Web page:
LINGUIST List 7.1336

Fri Sep 27 1996

Qs: Palatal stops, Real as adverb, Politeness, Text typology

Editor for this issue: Ann Dizdar <dizdartam2000.tamu.edu>


We'd like to remind readers that the responses to queries are usually best posted to the individual asking the question. That individual is then strongly encouraged to post a summary to the list. This policy was instituted to help control the huge volume of mail on LINGUIST; so we would appreciate your cooperating with it whenever it seems appropriate.

Directory

  1. Lynn Santelmann, Q: Palatal Stops
  2. elisa vazquez iglesias, Real as an adverb
  3. Martin Stegu, Politeness; Diachronic text typology

Message 1: Q: Palatal Stops

Date: Mon, 23 Sep 1996 13:55:46 EDT
From: Lynn Santelmann <lms6lictor.acsu.buffalo.edu>
Subject: Q: Palatal Stops

I am looking for information on the acoustic characteristics of
palatal stops, for a project we are doing with the speech of children
with repaired cleft palates. (These English-speaking children
sometimes use a palatal stop in place of alveolar and/or velar stops.)
So far, our lit search has turned up very little data describing the
acoutsitic charateristics of palatal stops. Can anyone point us to
articles or information on the acoustic characteristics (especially
VOT, burst characteristics and formant transitions) for languages that
use palatal stops phonemically? Characteristics of child productions
would be ideal, but any information at this point would be a great
help.

Thank you,

Lynn Santelmann
SUNY Buffalo
lms6acsu.buffalo.edu
Mail to author|Respond to list|Read more issues|LINGUIST home page|Top of issue

Message 2: Real as an adverb

Date: Mon, 23 Sep 1996 18:16:14 +0200
From: elisa vazquez iglesias <iaeviusc.es>
Subject: Real as an adverb

Dear linguists,

After having read the discussion of a sentence such as "He is not
(just) real sick", I became interested in this type of ambiguous
expression whose meaning relies so much on where we draw the isogloss.

I would like to find out:

(i) where the isogloss lies for this expression, so I would appreciate
if linguists from as many states as possible could give me their
interpretation of the sentence. For those linguists in Great Britain,
Australia or Canada, I would like them to give me their interpretation
along with their place of birth.

(ii) Can "real" be a substitute for the adverb really in all dialects
(both in affirmative and negative senteces)?

(ii) whether there are other examples of ambiguous sentences of this
kind that come to your mind. If so, could you give me the two possible
(opposite) meanings?

Thank you so much.

Best,
		Elisa Vazquez Iglesias
		Universidad de Santiago
		Spain
Mail to author|Respond to list|Read more issues|LINGUIST home page|Top of issue

Message 3: Politeness; Diachronic text typology

Date: Tue, 24 Sep 1996 16:24:17 BST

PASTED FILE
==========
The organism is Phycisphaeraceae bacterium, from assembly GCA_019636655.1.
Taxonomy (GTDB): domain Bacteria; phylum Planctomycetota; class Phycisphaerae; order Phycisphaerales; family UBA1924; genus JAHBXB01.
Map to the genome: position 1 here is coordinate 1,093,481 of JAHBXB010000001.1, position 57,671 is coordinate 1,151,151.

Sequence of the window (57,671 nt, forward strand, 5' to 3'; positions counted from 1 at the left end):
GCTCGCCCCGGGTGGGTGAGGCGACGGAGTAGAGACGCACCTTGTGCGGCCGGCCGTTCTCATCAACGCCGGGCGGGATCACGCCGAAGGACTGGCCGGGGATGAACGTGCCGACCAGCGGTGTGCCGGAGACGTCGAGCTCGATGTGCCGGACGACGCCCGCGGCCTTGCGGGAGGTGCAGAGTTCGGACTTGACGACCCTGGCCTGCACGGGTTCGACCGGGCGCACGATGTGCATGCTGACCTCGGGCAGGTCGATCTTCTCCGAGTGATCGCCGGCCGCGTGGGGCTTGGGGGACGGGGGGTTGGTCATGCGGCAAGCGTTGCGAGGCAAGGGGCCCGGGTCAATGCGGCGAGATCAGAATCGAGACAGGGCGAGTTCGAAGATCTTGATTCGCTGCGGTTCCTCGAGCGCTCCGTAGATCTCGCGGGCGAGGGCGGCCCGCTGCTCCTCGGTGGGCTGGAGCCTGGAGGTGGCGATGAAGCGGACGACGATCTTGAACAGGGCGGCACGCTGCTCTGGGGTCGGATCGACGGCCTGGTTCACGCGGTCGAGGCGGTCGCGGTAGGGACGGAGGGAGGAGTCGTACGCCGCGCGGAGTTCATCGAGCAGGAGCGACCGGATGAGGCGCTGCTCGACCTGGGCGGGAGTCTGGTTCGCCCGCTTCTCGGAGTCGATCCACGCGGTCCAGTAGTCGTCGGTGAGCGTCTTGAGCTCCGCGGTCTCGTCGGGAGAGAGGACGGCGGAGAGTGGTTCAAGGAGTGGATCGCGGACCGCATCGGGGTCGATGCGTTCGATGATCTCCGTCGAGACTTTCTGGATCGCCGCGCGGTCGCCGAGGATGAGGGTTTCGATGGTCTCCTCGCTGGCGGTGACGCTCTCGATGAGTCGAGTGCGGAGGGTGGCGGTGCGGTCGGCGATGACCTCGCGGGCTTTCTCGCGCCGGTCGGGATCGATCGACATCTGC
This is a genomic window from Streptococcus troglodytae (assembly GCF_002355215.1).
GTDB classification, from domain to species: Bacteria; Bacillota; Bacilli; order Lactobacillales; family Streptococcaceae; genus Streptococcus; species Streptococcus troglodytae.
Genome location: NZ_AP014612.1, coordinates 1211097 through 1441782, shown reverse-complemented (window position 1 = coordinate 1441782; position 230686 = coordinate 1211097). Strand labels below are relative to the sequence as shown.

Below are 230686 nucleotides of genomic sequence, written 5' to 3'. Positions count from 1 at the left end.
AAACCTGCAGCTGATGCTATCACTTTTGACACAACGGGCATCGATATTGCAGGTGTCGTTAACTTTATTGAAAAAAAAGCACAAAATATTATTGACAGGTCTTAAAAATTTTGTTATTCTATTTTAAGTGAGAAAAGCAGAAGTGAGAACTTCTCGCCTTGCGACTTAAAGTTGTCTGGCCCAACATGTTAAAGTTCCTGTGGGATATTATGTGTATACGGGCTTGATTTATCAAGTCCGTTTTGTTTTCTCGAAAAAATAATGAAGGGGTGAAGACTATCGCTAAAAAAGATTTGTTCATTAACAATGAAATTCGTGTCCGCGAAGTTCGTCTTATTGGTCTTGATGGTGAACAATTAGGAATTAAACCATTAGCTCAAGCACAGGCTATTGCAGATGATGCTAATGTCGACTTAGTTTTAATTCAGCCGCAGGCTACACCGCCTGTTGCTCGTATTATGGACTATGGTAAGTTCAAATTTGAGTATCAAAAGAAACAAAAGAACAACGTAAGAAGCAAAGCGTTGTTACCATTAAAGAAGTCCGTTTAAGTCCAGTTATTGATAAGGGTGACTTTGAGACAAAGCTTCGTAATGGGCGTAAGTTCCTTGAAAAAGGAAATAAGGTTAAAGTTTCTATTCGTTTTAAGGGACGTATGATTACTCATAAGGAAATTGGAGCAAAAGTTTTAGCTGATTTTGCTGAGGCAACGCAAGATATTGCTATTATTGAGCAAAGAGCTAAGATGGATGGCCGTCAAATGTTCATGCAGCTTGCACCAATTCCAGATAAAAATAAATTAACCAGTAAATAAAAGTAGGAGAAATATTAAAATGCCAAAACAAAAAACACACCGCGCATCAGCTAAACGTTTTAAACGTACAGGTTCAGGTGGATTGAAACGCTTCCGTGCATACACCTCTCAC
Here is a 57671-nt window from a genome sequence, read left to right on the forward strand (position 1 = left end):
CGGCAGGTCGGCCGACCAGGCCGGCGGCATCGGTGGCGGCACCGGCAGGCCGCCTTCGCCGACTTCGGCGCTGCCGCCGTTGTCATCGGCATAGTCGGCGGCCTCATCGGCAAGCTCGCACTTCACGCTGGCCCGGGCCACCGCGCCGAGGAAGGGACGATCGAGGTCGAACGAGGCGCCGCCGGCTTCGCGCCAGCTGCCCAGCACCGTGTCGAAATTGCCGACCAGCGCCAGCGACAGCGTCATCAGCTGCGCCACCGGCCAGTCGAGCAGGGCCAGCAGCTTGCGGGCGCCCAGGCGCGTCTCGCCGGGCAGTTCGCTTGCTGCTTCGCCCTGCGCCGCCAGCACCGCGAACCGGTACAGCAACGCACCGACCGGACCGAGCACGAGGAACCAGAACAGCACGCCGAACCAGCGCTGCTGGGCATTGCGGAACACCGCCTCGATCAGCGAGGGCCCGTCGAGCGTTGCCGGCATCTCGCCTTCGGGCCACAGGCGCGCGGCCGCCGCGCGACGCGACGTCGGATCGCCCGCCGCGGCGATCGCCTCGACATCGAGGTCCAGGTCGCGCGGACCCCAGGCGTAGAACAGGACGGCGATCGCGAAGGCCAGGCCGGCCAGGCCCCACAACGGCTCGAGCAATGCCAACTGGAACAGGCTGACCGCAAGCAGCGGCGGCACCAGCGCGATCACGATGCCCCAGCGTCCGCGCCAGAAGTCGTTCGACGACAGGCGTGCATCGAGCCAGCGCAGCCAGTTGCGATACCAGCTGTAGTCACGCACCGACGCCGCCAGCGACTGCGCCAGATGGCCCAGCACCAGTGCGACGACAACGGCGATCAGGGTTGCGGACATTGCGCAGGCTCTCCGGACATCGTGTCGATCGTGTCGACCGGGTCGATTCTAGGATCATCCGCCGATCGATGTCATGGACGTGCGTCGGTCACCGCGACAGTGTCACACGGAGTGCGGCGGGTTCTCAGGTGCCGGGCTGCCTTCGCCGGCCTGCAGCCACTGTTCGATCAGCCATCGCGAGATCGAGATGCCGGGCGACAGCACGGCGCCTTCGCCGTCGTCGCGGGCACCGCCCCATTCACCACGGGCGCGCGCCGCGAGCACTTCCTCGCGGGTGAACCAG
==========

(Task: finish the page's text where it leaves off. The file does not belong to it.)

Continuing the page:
From: Martin Stegu <martin.steguphil.tu-chemnitz.de>
Subject: Politeness; Diachronic text typology

I am sending the following query on behalf of a colleague of mine who
has not yet subscribed to the Linguist List:

Dear Colleagues,

Today I would like to place two entirely different and unconnected
queries with you in the hope that some people will be out there in
the network who could pass on some useful information or material.


Number 1:
In the term to come I have scheduled to do a course on linguistic
politeness. The problem seems to be that very little of the special
literature on politeness strategies is available in German as it has
never been translated. What I'm looking for is a
couple of quite basic and manageable articles in German that outline
the linguistic concept of politeness and, even more importantly, the
ways of describing and analysing politeness markers in discourse or
texts.
In connection with this I'm also on the lookout for some suitable
texts, conversation transcripts etc. to exemplify politeness
strategies. Is there anyone who could provide me with a suitable text
corpus for politeness studies or point one out to me that could be
used. Individual texts (business letters, transcripts etc.) would of
course be very welcome, too.


Number 2:
I was wondering whether anyone could give me some insight into the
state of the art of diachronic text linguistics, in particular
diachronic text typology. Are there any established and widely
accepted diachronic text typologies? I would be especiall interested
in finding out whether the church register has been included in
those text typologies and, if so, whether there have already been
attempts at describing church registers within a textlinguistic
framework and methodology. Could anyone provide me with the
bibliographic data of relevant and up-to-date articles or books on
the subject?
Many thanks in advance to people who should invest time and energy
into helping me out with some material or information on the subjects
specified.

Could you please send the answers directly to the following address:

Dr. phil. Hartmut Stoeckl
Lehrstuhl fuer Angewandte Sprachwissenschaft
TU-Chemnitz-Zwickau
Thueringer Weg 11

Tel.: + 49 371 531 2951
e-mail: hartmut.stoecklphil.tu-chemnitz.de
Mail to author|Respond to list|Read more issues|LINGUIST home page|Top of issue